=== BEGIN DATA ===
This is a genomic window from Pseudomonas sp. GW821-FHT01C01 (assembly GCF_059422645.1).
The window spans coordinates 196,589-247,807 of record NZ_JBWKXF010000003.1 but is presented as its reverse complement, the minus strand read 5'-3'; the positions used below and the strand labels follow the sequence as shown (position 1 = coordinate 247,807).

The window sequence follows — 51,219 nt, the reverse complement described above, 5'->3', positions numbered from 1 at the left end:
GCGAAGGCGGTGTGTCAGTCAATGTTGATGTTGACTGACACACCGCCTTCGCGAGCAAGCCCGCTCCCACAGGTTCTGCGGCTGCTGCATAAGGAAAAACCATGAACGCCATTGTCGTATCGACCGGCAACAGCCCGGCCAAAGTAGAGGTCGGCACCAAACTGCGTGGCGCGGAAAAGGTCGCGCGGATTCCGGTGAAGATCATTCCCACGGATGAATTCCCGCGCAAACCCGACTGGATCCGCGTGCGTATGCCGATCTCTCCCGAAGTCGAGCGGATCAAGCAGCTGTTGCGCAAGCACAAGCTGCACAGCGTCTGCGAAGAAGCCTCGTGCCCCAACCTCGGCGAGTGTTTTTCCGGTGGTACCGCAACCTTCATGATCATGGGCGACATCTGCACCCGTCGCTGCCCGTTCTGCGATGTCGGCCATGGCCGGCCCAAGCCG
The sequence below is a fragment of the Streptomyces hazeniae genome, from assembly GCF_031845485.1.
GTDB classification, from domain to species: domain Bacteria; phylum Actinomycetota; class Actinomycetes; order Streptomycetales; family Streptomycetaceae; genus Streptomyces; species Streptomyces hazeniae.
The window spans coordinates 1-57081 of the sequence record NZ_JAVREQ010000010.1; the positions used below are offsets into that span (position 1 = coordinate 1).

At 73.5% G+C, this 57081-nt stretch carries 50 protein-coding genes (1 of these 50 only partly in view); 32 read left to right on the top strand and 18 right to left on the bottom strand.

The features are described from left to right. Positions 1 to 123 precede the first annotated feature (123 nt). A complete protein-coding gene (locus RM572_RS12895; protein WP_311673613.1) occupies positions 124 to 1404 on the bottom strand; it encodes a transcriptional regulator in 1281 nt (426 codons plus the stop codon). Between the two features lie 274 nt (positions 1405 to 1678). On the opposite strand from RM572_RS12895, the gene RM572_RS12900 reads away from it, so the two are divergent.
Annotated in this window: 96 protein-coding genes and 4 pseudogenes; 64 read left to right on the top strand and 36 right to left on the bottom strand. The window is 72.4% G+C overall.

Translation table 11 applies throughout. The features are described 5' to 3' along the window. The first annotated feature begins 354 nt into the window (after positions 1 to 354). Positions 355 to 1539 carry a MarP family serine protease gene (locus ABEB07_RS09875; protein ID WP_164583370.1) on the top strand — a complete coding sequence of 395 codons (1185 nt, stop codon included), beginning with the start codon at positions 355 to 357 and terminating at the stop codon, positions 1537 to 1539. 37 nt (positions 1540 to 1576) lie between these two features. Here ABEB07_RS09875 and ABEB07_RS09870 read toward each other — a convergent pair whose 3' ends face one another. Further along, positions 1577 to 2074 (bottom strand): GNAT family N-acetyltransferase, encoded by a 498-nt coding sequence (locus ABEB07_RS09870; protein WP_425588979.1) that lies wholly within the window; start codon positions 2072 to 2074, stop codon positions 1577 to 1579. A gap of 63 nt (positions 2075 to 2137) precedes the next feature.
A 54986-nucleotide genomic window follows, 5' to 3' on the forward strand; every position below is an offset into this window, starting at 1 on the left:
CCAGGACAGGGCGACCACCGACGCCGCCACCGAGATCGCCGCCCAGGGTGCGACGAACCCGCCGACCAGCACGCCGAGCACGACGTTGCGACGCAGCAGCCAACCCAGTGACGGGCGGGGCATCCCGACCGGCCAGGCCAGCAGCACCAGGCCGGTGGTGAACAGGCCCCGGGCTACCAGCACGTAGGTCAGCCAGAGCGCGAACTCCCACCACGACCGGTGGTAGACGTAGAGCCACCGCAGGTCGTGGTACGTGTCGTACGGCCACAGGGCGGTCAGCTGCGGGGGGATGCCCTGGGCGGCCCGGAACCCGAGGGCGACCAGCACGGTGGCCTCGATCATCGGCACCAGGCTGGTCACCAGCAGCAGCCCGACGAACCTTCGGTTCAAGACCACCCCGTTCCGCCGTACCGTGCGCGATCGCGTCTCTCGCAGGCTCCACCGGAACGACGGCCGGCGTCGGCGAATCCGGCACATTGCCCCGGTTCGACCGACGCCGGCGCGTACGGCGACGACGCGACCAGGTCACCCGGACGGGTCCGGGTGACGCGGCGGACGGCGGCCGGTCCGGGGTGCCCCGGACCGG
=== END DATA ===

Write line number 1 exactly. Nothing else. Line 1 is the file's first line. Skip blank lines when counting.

This is a genomic window from Pseudomonas sp. GW821-FHT01C01 (assembly GCF_059422645.1).